In a casino, doubling down can be dangerous. But in private equity, it’s increasingly becoming the best way to eke out a profit on a bet turned bad.
From Apollo Global Management LP to Bain Capital to Thomas H. Lee Partners, investors have bought hundreds of millions of dollars of debt in struggling businesses they took private, giving them positions as both stockholders and creditors.
The benefits of the strategy are baked into distressed investing, where Apollo’s considered the most shrewd player in the arena. When companies falter and the equity becomes drained of value, holding the right bonds can allow private equity sponsors to control the restructuring and potentially regain ownership after converting debt into new equity.
Now, more investment firms have taken notice and are starting to use the strategy as they desperately seek to salvage investments that are at risk of turning sour amid rising interest rates.
“We are seeing growing interest among more and more investors to pursue the tactic this year,” said Lewis Grimm, a lawyer at Jones Day, who specializes in risky companies. “People have been looking opportunistically for creative moves when they saw how relatively aggressive approaches have proven to be successful in recent cases.”
Neiman Marcus Group Inc. is among the companies potentially setting itself up to use the strategy, according to Noel Hebert, an analyst at Bloomberg Intelligence. The upscale fashion chain, reeling from slow mall traffic, gave some subsidiaries a designation that “provides sponsors Ares Management LP and the Canada Pension Plan Investment Board with options,” he wrote in a recent report.
“Neiman could be an interesting candidate for that tactic. If Neiman’s unsecured bonds go through another correction, you could see sponsors looking to buy the junior debt,” Hebert said in an interview. “Guitar Center is another name that sponsors can do something like that if things were to deteriorate materially.”
Guitar Center Inc. was bought by Bain Capital for $2.1 billion in 2007 and then acquired by Ares in 2014 in a debt-for-equity swap. Another example would be the buyout of iHeartMedia Inc. in 2008, in which Bain Capital and Thomas H. Lee Partners also acquired the company’s senior debt.
For Apollo, the strategy’s in its genes. In the wake of the last financial crisis, the firm purchased or bought back nearly $20 billion of debt in companies it owns — including CEVA Logistics, Caesars Entertainment Corp. and Realogy Holdings Corp. — for an average price of less than 50 cents on the dollar amid a broad market downturn.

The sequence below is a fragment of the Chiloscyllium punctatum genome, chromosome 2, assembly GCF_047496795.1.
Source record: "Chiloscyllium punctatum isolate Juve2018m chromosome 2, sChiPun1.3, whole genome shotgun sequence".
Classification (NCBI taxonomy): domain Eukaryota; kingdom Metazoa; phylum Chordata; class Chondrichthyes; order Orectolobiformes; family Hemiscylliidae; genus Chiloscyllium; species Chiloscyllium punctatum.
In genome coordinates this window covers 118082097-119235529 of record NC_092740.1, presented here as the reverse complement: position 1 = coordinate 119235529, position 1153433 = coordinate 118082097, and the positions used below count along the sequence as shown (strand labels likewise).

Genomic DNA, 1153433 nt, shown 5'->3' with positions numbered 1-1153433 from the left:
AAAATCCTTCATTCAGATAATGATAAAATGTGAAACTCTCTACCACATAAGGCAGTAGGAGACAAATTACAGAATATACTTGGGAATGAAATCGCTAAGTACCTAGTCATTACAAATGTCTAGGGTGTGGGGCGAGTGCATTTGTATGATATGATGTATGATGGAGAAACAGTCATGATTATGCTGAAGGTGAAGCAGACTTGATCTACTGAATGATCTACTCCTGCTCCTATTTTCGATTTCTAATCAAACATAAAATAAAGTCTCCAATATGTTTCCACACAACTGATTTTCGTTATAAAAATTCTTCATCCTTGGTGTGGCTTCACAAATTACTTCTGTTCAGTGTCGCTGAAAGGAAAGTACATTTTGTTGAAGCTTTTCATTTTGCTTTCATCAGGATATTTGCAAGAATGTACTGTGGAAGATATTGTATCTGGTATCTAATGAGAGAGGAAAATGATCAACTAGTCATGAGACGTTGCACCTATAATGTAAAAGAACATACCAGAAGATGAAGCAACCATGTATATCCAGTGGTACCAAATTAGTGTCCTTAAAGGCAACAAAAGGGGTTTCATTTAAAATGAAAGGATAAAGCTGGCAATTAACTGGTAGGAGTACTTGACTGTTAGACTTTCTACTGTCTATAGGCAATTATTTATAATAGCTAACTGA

To manage its position in the real estate holding company Realogy, which owns Century 21 and other well known brands, Apollo doubled its $1.34 billion investment by scooping up junior notes and converting them into shares before taking the company public in 2012, salvaging $920 million of equity it sank into the 2007 leveraged buyout.
The strategy works in multiple scenarios. Bondholders profit as debt prices rise through exchanges. And equity values increase as the debt load is reorganized.
Take Claire’s Stores Inc. The retail chain owned by Apollo for 10 years has lost millions and is struggling under $3.1 billion of debt. Last year, the private equity firm bought most of the junior debt at less than 60 cents on the dollar. Then, after a series of exchanges, it converted $184 million of subordinated notes into new secured debt, bumping it to second in line in a prospective bankruptcy proceeding. In addition, by pushing out the maturity it bought the company time to turn around the business and kept its equity value from disappearing.
“Buying time can truly be valuable for an investor with a troubled situation when the delay creates a runway to actually improve performance,” said Cynthia Romano, a performance improvement and turnaround adviser at CR3 Partners. “Sometimes, though, delaying can look merely like the ‘extend-and-pretend’ strategy used commonly by lenders during the last recession.”
Representatives for Apollo, Bain, Thomas H Lee Partners, Ares and CPPIB declined to comment.
There are caveats for this method, however.
A conflict of interest can arise as creditors and shareholders often negotiate against each other in a restructuring, and the conflict can become particularly acute when a firm holds stock in one fund and debt in another. In addition, these moves can be controversial because they often hurt other creditors. In the case of Claire’s, other bondholders were pushed down in rankings as Apollo rolled up its stake.
Still, none of this is stopping private equity firms from spending more to protect their positions.
“Private equity sponsors are going to use all of the legal levers available to them in order to preserve their investments,” said Keith Wofford, a bankruptcy partner at law firm Ropes & Gray in New York. “They will not allow a short-term downturn to prevent them from getting full value.”